The Uncommon Reader by Alan Bennett (2006)

The Uncommon Reader is a short (100 pages) novella by Alan Bennett, dry, clipped, funny, understated, with some-thought provoking notions and brilliant phrasing.

Plot The Queen stumbles across the travelling lending library in the Palace grounds and out of politeness borrows a book. She starts reading. She becomes intrigued at new thoughts and feelings. She develops sensibility ie noticing people and details, becomes less dutiful, more enquiring. This unsettles everyone from her Private Secretary to the Prime Minister. After a discursive middle which explores the nature of reading, what it does to you, why we do it, the book moves quickly to a surprise, or shock, ending.

The camp/gay environment of the Royal Household is very well conveyed, all those gay equerries, a royal milieu familiar to Bennett from his play about the gay traitor Anthony Blunt, from The Madness of George III etc. He seems perfectly at home putting pithy dialogue into the mouths of her Majesty and the Duke of Edinburgh.

And what dialogue! Bennett has been writing dialogue for 50 years, from the Cambridge Review, through his countless plays, TV monologues and film scripts, along with the brief concentrated format of his diaries: the short form, and a pithy abbreviated style, are his thing and reading the prose is a delight:

‘We have a travelling library’, said the Queen to her husband that evening. ‘Comes every Wednesday.’
‘Jolly good. Wonders never cease.’
‘You remember Oklahoma?’
‘Yes. We saw it when we were engaged.’ Extraordinary to think of it, the dashing blond boy he had been.
‘Was that Cecil Beaton?’ said the Queen.
‘No idea. Never liked the fellow. Green shoes.’
‘Smelled delicious.’
‘What’s that?’
‘A book. I borrowed it.’
‘Dead, I suppose.’
‘Who?’
‘The Beaton fellow.’
‘Oh yes. Everyone’s dead.’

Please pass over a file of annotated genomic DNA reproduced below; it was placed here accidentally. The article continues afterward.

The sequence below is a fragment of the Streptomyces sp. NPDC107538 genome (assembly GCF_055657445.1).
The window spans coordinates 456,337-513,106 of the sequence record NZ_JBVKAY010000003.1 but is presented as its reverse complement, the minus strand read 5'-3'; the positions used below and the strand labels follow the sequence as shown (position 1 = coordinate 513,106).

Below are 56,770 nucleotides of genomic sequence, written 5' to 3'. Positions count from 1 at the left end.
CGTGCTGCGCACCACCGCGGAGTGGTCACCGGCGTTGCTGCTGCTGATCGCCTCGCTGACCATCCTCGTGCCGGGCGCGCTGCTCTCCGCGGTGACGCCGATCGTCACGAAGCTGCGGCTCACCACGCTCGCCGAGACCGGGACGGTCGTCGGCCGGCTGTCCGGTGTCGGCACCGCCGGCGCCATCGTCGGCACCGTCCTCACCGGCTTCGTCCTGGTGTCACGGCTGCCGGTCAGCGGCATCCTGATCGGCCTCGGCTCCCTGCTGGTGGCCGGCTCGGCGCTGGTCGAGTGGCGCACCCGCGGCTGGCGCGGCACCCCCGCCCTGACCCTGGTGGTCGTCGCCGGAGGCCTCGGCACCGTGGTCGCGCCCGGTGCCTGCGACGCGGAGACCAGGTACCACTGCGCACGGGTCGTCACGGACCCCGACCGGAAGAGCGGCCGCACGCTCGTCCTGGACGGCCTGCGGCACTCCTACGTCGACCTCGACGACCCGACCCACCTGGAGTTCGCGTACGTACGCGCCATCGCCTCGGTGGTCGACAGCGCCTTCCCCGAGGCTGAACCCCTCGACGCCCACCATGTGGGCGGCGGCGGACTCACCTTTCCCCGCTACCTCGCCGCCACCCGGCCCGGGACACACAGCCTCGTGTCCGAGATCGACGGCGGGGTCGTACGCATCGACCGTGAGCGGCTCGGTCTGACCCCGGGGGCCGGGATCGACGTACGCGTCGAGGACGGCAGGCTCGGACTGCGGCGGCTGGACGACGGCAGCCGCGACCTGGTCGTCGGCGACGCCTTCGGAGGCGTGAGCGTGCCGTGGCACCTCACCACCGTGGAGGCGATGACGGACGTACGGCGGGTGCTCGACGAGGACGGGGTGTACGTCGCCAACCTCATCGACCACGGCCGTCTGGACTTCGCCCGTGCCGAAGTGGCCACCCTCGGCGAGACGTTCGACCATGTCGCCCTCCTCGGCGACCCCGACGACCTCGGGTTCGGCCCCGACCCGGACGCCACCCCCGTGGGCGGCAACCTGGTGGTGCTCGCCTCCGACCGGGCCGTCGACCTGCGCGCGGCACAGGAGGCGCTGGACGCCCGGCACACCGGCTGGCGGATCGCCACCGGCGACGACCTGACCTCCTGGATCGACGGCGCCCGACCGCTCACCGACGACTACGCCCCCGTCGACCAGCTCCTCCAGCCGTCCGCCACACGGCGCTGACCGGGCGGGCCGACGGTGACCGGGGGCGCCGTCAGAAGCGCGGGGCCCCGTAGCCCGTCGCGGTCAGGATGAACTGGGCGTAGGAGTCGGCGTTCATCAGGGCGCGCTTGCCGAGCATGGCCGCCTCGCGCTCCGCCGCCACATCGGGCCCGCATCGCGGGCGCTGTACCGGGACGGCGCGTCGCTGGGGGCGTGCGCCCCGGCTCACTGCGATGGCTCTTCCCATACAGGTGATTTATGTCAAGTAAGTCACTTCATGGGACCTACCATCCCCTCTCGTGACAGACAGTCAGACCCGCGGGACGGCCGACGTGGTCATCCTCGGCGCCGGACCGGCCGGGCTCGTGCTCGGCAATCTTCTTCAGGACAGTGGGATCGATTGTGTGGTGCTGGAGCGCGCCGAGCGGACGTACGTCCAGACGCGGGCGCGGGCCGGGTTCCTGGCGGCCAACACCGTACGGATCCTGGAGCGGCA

‘Good show, though.’
And he went off to bed glumly singing ‘Oh what a beautiful morning’ as the Queen opened her book.

Bennett’s books are small, domestic, homely. He is a national treasure because, under his hand, everything turns into Ratty and Moley: vide George III and his wife wonderfully domesticated as Mr and Mrs King; here, the Prime Minister is an easily confused figure of fun, not the war criminal Bennett probably thinks him.

As to the thoughts on reading, they are nicely phrased:

‘Of course’, said the Queen, ‘but briefing is not reading. In fact it is the antithesis of reading. Briefing is terse, factual and to the point. Reading is untidy, discursive and perpetually inviting. Briefing closes down a subject, reading opens it up.’ (page 22)

The appeal of reading, she thought, lay in its indifference: there was something lofty about literature. Books did not care who was reading them or whether one read them or not. All readers were equal… (Page 30)

But for all the crafted dialogue, the limpid style, the witticisms, the out-and-out jokes, the sly quotes and the knowing references to contemporary authors, ultimately, like all Bennett, we are left a little empty and unsatisfied. Is that it? I wanted more meat. The choice of the Queen as subject turns out not to be revolutionary or disruptive but to ensure the book is small in scope and intention. The reading bug makes her less mechanical in her brief chats with her subjects: she actually starts asking them what they’re reading, which throws the subjects and her staff; and then she realises she enjoys writing down the thoughts that reading prompts – maybe she should record them in a notebook or something?

That’s about it. The text, like the subject matter, feels controlled and safe and cosy. Like the proverbial Chinese meal, I enjoyed the flavours and colours as I read it; but an hour or two later I was hungry again.

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